A common mistake among visitors to Denmark is assuming its capital, Copenhagen, is the only location worth exploring. This assumption overlooks the diverse sights and settings that can be found in the rest of Denmark.
Metropolitan Denmark has three main land masses: the island of Zealand, the island of Funen and the peninsula of Jutland.
Among the three, Zealand is the easternmost island and Copenhagen is situated on its eastern shores. There are multiple castles an hour’s drive from the city such as Frederiksborg Castle, Kronborg Castle, and Fredensborg Palace. The latter is sometimes occupied by the Danish Royal Family as a summer home. There are also smaller towns like Rosklide, where music festivals are held, and Viking museums are opened.
Funen is where the quaint city of Odense is located. It is Denmark’s third largest city and acts as the country’s geographical center.
Odense is home to the main campus of the University of Southern Denmark, our partner institution. It markets itself as a ‘fantastical city’ because of Danish writer Hans Christian Andersen, who was born there and famous for his fairytales such as the Ugly Duckling and The Little Mermaid. Points of interest such as the Danish Railway Museum, Hans Christian Andersen Museum, Munke Mose park are all within walking distance from the city centre. There are also seaside towns on Funen like Svenborg and Middelfart on the southeast and western coast respectively that are a thirty minutes’ drive away.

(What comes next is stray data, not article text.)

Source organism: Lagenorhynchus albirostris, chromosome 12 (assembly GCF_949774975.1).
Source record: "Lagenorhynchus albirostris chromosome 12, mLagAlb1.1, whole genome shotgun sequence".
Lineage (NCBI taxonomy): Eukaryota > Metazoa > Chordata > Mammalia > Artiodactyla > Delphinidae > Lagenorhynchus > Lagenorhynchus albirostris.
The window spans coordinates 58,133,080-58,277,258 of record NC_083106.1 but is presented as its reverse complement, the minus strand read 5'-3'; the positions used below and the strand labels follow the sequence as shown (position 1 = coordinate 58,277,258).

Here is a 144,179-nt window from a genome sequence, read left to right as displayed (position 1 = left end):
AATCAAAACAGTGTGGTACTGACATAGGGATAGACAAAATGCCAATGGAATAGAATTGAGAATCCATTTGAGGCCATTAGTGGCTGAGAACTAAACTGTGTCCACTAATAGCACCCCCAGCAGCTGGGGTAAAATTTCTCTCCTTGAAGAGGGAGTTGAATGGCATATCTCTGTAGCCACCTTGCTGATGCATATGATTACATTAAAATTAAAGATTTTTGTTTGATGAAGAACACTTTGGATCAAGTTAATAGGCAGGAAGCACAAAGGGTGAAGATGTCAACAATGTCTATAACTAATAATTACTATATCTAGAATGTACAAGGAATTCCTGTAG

Jutland arguably has the most diverse sights in Denmark, consisting of forests, coastlines, caves, sand dunes and flower fields. Denmark’s second largest city, Aarhus, is found on the peninsula’s eastern shoreline, renowned for its contemporary arts and design landscape and for being the birthplace of Danish rap culture.
The Lego Company and Legoland amusement park are also based in Jutland, near the small town of Billund. Additionally, Billund has the country’s second largest airport, serving as a popular destination for European low-cost carriers and travelers who wish to avoid the busier Copenhagen airport. Furthermore, those who are feeling adventurous could even travel southwards and cross the border to explore the northern regions of Germany.
In summary, if you are visiting Denmark, I highly recommend organizing a road trip during the summer to explore the outskirts.